Takamatsu-miya-sho One of the first prize awards given by Prince Takamtsu at the NBTHK’s annual swordsmiths’ exhibition.
Tamahagane Purified steel, used for the manufacture of Japanese swords, indigenous to Japan
Tanto Blades made shorter that 30cm
Togariba Pointed shapes protruding from the hamon
Toranba A type of hamon that resembles the waves of the sea
Torii-zori A blade with an even curve
Tsuchioki The clay applied to the blade before the hardening process
Tsuka The hilt
Tsurugi Alternate Japanese word for sword.

U
Ubu Original, usually used when referring to the nakago.
Ubu-ha An area of the cutting edge from the hamachi, which has not yet been sharpened. This is typical with new blades.
Uchigatana Blades produced for one-handed use during the Muromachi period
Uchigumori One of the last stones used in the foundation polishing process
Uchiko A fine powder, made from one of the stones used in sword polishing, used for sword preservation
Uchinok e Small crescent shapes appearing like niju-ba in the ji close to the hamon.
Uchi-zori The back of the blade curves toward the cutting edge
Ura The back side of the blade
Utsuri (Lit. Reflection) A white misty formation that runs parallel to the hamon in the ji.
Utsushi-mono Copies of past masterpieces (not to be confused with forgeries)

W
Wakizashi Blades over 30 cm in length, but shorter than 60 cm. Often a companion sword to the katana.

Y
Yaki-ba The hardened area of the blade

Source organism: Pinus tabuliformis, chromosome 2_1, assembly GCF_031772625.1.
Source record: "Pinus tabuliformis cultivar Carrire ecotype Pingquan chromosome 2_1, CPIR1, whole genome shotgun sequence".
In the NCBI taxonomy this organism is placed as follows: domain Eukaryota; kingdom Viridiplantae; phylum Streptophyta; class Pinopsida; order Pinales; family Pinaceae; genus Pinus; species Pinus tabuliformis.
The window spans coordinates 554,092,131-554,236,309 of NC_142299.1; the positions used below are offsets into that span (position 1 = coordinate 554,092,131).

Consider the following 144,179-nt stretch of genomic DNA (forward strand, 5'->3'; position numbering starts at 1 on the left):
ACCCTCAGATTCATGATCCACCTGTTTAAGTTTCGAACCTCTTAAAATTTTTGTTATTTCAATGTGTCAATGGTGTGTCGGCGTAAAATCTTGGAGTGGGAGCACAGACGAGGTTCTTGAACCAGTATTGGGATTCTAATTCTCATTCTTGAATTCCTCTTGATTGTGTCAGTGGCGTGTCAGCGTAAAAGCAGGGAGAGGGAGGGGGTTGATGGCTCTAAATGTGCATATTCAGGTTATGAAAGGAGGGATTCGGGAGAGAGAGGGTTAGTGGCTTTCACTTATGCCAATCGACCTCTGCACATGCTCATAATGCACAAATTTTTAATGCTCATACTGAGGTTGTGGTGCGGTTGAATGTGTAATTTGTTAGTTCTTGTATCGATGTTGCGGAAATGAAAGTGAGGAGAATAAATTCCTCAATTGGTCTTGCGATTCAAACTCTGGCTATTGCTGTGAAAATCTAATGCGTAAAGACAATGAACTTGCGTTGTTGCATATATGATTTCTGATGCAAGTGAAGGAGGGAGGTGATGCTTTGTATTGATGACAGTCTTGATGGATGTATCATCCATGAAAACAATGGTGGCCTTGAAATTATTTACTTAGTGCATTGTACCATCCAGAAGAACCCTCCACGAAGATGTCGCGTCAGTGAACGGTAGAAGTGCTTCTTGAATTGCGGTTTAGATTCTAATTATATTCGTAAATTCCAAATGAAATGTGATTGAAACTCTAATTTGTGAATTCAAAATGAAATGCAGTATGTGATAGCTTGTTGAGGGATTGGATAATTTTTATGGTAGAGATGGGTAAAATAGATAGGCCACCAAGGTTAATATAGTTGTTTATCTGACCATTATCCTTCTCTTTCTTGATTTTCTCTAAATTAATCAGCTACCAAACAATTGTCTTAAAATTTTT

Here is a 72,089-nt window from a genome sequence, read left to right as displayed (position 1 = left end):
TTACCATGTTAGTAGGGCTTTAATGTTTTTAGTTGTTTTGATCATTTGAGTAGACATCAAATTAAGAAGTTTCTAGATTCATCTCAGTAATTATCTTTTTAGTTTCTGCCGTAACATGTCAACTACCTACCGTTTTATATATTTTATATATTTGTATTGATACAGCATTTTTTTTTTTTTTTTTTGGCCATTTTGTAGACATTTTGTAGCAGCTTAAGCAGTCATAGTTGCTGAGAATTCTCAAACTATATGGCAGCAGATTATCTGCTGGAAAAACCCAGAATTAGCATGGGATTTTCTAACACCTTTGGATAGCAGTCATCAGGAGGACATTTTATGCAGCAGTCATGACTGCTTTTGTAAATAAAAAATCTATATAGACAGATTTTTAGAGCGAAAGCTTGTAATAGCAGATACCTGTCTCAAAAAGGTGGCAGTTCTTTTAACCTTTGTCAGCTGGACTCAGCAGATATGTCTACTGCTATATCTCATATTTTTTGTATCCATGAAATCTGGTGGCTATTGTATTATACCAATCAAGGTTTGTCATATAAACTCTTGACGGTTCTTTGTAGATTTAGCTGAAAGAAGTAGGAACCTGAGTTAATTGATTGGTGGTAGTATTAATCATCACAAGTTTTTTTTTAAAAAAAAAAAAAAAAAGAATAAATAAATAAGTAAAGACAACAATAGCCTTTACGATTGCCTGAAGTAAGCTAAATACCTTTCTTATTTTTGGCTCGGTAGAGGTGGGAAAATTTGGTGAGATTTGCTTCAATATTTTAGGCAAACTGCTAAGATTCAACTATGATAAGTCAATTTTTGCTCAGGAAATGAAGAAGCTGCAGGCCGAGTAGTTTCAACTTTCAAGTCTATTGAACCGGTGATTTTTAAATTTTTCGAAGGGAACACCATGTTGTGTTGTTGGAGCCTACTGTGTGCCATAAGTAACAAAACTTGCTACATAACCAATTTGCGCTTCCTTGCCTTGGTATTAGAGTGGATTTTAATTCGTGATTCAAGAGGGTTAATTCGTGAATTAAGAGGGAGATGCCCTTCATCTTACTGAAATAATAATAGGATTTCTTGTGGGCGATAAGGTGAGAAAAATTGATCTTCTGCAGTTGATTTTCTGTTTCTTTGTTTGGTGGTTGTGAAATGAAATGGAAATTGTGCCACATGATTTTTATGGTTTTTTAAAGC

Yaki-dashi A part of the hamon which starts off straight at the hamachi,
but turns into a different hamon several centimetres along the blade
Yaki-haba The width of the Yakiba
Yaki-ire The hardening process of the blade when it is heated, then quenched in water
Yaki-otoshi A hamon which starts further along the blade, about 3-5cm from the ha-machi.
Yaki-zume A type of boshi without a turn-back.
Yari A Japanese spear usually mounted on a long shaft.
Yamagata Mountain shaped
Yasurime File markings (on the tang)
Yo An activity in the hamon that resembles falling leaves
Yokote The dividing line between the kissaki and the body of the blade (mainly on shinogi-zukuri swords)
Yoroi-doshi Armour piercing (tanto)
Yubashiri A concentration of nie in the ji
Yushusho The Award for Excellence at the NBTHK’s annual swordsmiths’ exhibition.

Z
Zaimei A blade with an original signature
Zen Nihon Toshokai Kaicho Sho The All Japan Swordsmiths Association Chairman’s Award
given at the NBTHK’s annual swordsmiths’s exhibition.